This article was appeared in Rock and Ice issue 203 (July 2012).
I’ve been battling posterior shoulder pain since about 2005. It’s an aching, hard-to-pinpoint pain all around the left scapula that builds gradually during a climbing session and is most noticeable during rests between climbs. The pain seems to be related to volume rather than intensity. I don’t experience pain every time I climb but it is more likely if I’m not taking two or three days off between climbing days. I’ve seen several PTs and orthopedic specialists over the years and have tried a host of shoulder-stabilizing exercises and stretches. An MRI showed an area of persistent inflammation around the supraspinatus. A steroid shot and physical therapy seemed to keep the pain at bay for several months but it has since returned.
For bouldering season I was able to minimize the frequency of painful sessions by always taking two days off between sessions. Now, however, even that strategy seems to be failing despite continued attention to shoulder-stabilization exercises and stretches.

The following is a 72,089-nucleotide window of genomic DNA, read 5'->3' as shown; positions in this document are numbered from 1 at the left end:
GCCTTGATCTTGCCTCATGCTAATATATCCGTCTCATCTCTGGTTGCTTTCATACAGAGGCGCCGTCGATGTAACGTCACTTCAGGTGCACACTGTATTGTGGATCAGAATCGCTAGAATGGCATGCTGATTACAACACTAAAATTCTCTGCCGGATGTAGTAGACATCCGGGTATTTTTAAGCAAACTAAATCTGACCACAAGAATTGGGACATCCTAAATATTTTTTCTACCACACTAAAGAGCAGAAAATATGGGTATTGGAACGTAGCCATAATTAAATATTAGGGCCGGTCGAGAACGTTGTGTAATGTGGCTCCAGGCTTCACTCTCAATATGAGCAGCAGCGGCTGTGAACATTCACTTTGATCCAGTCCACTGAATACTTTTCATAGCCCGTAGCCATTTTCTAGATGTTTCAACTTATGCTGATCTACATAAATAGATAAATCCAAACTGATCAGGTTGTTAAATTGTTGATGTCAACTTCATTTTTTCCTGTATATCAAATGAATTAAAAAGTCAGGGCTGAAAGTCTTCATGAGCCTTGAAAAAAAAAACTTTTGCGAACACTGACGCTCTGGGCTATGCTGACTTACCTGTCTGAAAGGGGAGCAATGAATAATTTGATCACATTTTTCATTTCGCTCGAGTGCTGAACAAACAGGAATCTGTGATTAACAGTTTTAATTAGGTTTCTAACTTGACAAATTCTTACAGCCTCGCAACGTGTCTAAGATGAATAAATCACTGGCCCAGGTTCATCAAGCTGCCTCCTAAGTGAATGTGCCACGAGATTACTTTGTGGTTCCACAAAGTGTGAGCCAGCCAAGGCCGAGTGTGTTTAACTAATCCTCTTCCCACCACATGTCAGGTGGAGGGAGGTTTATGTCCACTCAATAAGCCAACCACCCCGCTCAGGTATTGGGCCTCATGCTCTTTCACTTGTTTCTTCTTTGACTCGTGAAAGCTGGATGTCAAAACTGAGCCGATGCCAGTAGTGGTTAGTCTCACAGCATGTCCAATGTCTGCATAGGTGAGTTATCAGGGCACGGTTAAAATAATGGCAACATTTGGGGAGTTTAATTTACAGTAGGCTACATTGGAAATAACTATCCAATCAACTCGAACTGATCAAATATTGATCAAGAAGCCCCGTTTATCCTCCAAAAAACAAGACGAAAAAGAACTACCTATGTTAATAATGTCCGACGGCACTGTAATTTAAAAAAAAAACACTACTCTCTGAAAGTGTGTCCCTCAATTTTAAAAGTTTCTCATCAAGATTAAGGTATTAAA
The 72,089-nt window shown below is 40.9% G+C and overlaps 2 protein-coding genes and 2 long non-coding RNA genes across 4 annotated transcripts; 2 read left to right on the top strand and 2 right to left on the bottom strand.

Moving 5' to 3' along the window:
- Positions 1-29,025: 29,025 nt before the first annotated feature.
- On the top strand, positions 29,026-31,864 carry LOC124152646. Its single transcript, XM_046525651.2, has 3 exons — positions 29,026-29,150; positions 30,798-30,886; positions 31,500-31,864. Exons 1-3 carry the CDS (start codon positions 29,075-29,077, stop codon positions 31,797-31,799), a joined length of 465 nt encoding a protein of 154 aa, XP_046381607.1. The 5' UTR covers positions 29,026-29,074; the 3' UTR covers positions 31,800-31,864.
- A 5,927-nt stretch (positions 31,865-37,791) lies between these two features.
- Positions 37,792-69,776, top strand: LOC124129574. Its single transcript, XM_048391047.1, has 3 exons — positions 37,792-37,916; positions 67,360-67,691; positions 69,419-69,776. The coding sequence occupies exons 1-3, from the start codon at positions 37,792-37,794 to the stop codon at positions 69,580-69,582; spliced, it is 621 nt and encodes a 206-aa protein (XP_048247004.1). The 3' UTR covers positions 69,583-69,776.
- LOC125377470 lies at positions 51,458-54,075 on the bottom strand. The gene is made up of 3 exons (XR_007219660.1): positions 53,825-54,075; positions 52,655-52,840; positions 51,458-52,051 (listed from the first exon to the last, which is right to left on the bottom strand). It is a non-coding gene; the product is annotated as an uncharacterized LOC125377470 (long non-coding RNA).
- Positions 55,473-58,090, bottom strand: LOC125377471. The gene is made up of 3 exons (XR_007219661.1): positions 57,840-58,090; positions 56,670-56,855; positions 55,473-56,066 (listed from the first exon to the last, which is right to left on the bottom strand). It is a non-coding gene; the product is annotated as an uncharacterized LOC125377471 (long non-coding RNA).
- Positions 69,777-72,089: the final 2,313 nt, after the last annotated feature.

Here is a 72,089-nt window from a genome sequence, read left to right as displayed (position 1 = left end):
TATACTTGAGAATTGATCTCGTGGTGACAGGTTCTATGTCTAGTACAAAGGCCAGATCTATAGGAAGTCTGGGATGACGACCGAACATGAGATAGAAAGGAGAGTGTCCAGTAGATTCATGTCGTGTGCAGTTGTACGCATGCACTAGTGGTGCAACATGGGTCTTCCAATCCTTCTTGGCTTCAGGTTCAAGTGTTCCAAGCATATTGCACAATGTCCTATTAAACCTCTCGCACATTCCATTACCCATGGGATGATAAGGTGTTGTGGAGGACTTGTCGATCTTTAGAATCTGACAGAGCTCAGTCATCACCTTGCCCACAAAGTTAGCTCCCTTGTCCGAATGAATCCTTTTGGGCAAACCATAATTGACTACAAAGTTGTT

—Edmclen, via rockandice.com
Chronic pain is like the sword of King Arthur, obstinately intractable unless you find someone with the right touch. I, of course, have that touch, and am more than willing to pull the sword of pain out of my fellow man. Unless you are wealthy, and then I ask just for a small Greek island.
Posterior shoulder pain doesn’t necessarily originate in your shoulder. That’s the most obvious answer to your conundrum, given that an MRI has shown little by way of a pain source. The area of chronic inflammation could be it, but it doesn’t sound like it can account for the volume of your pain. That said, it’s worth trying to strengthen that tendon with some eccentric supraspinatus exercises
Have the previous physicians looked at the possibility that the pain is coming from your neck? Is the pain worse when you are climbing or bouldering? If it’s worse on routes, the continual neck extension could be aggravating a disc/nerve root.
Scapula pain, for the most part, is a product of thoracic dysfunction. Teenage boys who have a disease called Shermans, which causes early degeneration of the mid-thoracic spine, have a particular propensity for your presentation. But either way, I would have someone look at you and determine whether you need some thoracic mobilization and strengthening. Get a set of thoracic x-rays.
Pain and mechanical dysfunction arising from the thoracic spine can easily cascade to affect the way your scapula moves, which could cause tendon issues at the shoulder, but they would be secondary, so treating them as primary is Band-Aid therapy only.